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"A Duck's Quack Doesn't Echo, and no-one knows the reason why?"
Imagine the duck flying past a cliff side. It is possible to use an electronic effects box to produce the sound you might expect. In this example, the echo path is about 50m, and the echo attenuated by about 6dB. While the echo can clearly be heard when compared to the duck with no reflections, it might be hard to say there was an echo present if you hadn't first heard the anechoic recording. Consequently, a duck's quack does echo, but in many circumstances will be hard to hear. Duck past cliff in WAV format (28k) - Duck past cliff in MP3 format (4k)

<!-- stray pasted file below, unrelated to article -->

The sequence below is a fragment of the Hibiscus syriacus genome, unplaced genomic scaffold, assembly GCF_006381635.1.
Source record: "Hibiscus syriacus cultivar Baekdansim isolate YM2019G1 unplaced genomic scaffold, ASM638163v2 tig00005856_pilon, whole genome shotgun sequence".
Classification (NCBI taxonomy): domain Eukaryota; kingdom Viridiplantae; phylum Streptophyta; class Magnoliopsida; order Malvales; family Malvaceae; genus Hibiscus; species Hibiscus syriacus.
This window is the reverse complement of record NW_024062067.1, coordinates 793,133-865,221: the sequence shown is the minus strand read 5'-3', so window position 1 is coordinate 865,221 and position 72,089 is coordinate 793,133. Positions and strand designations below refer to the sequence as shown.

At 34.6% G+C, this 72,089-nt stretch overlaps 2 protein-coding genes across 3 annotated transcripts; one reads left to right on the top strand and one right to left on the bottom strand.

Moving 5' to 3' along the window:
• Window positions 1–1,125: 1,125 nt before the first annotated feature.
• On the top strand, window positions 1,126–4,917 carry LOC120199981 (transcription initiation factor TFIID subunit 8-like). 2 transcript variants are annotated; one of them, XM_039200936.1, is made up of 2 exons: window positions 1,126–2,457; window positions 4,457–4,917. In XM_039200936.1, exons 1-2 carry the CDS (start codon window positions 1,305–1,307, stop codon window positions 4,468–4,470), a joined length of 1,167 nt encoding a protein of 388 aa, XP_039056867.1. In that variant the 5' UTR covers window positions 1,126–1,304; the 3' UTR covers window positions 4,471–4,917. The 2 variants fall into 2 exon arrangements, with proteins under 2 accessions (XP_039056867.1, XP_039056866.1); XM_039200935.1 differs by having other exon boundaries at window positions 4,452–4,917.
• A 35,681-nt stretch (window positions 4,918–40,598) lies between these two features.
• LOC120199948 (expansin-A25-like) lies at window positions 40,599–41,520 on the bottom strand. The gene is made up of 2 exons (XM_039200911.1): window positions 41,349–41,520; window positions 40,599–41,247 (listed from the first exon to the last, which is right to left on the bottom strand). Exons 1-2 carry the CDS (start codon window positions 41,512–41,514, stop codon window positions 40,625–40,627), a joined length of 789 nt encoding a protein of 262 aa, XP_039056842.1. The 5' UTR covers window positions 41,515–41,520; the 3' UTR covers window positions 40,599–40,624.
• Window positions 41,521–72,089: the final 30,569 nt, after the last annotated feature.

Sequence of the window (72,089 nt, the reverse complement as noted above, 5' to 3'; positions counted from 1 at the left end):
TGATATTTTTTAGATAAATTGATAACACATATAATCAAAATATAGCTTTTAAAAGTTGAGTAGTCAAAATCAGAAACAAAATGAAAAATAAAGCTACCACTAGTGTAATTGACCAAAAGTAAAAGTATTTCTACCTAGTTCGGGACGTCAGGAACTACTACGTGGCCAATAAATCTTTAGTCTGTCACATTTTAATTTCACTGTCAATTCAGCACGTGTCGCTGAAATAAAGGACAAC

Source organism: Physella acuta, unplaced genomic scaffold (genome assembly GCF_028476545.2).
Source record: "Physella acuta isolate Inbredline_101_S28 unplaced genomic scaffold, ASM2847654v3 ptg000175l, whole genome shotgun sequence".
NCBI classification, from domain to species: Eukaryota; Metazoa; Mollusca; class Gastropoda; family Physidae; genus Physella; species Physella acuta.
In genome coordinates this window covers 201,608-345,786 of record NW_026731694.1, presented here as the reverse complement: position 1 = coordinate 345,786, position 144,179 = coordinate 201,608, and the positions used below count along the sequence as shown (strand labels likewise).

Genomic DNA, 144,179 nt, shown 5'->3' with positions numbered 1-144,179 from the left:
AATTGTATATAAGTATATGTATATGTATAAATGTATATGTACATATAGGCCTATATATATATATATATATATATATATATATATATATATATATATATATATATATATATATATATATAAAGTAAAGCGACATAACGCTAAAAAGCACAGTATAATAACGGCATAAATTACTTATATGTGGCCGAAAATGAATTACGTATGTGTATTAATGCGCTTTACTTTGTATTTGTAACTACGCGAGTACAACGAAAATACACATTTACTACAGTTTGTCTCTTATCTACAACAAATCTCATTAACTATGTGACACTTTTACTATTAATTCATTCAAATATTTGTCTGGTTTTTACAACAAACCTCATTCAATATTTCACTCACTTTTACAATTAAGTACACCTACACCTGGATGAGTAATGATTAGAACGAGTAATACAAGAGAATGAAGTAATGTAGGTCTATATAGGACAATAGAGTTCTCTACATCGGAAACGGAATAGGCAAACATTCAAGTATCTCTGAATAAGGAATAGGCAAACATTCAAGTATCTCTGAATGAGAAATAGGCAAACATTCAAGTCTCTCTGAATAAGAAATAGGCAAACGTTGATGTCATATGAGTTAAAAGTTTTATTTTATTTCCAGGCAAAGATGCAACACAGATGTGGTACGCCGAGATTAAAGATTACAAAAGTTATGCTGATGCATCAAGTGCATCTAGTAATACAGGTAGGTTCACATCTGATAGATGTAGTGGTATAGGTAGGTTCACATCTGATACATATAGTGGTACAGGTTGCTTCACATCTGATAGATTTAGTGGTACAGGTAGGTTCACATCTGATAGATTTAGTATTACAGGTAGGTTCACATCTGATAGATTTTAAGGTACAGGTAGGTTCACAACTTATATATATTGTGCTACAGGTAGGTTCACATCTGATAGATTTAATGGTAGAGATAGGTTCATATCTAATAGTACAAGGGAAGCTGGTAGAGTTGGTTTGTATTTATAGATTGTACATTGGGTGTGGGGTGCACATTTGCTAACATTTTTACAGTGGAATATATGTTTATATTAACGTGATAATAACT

The Myth
So a duck's quack does echo. Which leads to the most interesting question, why did the myth arise? The are a few possible explanations that I can think of:

The quack does echo, but it is usually too quiet to hear. When you want to hear an echo, you usually make a very loud noise to make sure the reflection can be heard. But a duck quacks too quietly, so the reflection is too quiet to hear. Ducks don't quack near reflecting surfaces. You need a large reflecting surface, a mountain or building for the sound to reflect off. Maybe ducks don't hang around reflecting surfaces.
It is hard to hear the echo of a sound which fades in and fades out.

Where is Daisy now?
Daisy was kindly lent to us by Stockley Farm in Cheshire. This is a working farm open to public, so you can go and see Daisy in person if you wish. We think Daisy now deserves retirement, and so we are going to investigate other acoustic myths.
Do you know of any worth investigating?
Go to our feedback page and send us your suggestions

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